If a parent is married to another person that is not named on a birth certificate or in a parental agreement, then they WILL NOT automatically be given parental responsibility for a child without a legal declaration of guardianship, even if there is no surviving biological parent. If you have any queries relating to the clarification of your position in relation to a child, please speak to a profession such as the Will and Estate consultants at Glamorgan Legacy

4. How many Guardians do I need to name for my child?

It is common for parents to appoint two people (often couples) as guardians for their child/children, but you can choose up to four people. However, the more people appointed then the more chance there is for issues and conflicts between parties, so everyone must be able to communicate effectively.

Substitute guardians are often recommended to be named in your Will, so that if your primary guardians back down from the role, or even pass away before you do, then the substitute guardians can automatically responsibility for your child and your Will would not need to be changed.  

5. What happens if I die without appointing a Guardian?

If you pass away without appointing a Guardian then the Court will take control and start the process to find a guardian (A Testamentary Guardian) for your child by initially instructing Social Services and Cafcass to ensure the immediate safety of your child and to assess potential guardians; this can mean your child being placed into foster care immediately after your passing until this is completed.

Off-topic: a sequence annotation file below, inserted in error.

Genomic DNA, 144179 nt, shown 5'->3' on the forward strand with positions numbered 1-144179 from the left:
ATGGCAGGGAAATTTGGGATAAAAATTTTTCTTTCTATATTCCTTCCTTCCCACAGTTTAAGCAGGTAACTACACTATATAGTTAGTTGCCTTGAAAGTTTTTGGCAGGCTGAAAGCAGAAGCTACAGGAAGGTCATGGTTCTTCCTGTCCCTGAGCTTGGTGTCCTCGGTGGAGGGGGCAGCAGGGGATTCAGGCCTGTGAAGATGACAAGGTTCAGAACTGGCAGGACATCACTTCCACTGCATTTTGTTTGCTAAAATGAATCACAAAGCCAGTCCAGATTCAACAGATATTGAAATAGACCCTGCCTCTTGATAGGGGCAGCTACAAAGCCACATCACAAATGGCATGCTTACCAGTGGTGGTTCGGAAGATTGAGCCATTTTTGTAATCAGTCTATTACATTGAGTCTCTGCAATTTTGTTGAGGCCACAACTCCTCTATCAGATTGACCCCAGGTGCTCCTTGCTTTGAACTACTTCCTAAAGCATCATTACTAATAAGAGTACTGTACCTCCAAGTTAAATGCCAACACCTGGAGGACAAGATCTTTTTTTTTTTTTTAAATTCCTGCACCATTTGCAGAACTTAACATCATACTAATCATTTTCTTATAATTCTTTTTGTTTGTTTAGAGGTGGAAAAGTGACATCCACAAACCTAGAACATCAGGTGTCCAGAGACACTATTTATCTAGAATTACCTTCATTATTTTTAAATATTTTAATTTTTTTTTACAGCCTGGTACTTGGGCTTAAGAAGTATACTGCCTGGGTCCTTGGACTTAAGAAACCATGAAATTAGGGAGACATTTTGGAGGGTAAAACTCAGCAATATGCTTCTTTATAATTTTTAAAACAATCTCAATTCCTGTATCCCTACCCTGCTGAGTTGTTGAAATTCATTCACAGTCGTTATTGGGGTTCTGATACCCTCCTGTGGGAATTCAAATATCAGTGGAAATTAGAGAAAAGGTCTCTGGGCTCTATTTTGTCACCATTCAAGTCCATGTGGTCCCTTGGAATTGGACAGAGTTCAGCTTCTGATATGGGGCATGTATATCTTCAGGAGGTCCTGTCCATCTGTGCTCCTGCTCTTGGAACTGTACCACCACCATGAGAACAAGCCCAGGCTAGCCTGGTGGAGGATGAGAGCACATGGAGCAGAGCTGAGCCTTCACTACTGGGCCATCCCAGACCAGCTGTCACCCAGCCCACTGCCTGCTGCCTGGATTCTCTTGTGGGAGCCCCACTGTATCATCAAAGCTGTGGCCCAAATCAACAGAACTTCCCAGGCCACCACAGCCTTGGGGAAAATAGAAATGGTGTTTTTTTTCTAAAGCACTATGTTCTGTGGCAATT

Social Services will assess how any potential guardians interact with your child, how they can support your child and how they plan to bring up your child. They will then report their findings back to the Court.

The Court will consider the recommendations about potential guardians, and must be satisfied that they can be responsible, cope with raising your child both emotionally and financially and also consider if your child is happy with the placement and it is in the best interest for the child to be placed with the guardian.

Your child’s wellbeing is foremost the main concern for any decisions that the Court will make.

6. I don’t want to continue to be named as a Guardian for a child, what can I do?

The first suggestion for this scenario is that you have an immediate conversation with the parents, clearly informing them of your wishes and asking them to make the necessary change their Will.

If the parent has already died then you will need to inform the executors of the Will and Estate, who will then inform any substitute Guardians or the Court if there are no substitute guardians listed. This could mean that the child is taken into care until a new Guardian is appointed.

Being a Guardian is a very large commitment for a person to undertake. If you do not feel that you are suitable to be a Guardian, then that is your legal right and it is best to clear about this to anybody that approaches you in respect to this.

If you have any more detailed queries or are interested in writing a Will to ensure your child has an appointed Guardian if something were to happen to you in the future, please feel free to contact one of our friendly team at Glamorgan Legacy.

FAQ – Appointing a Guardian for your children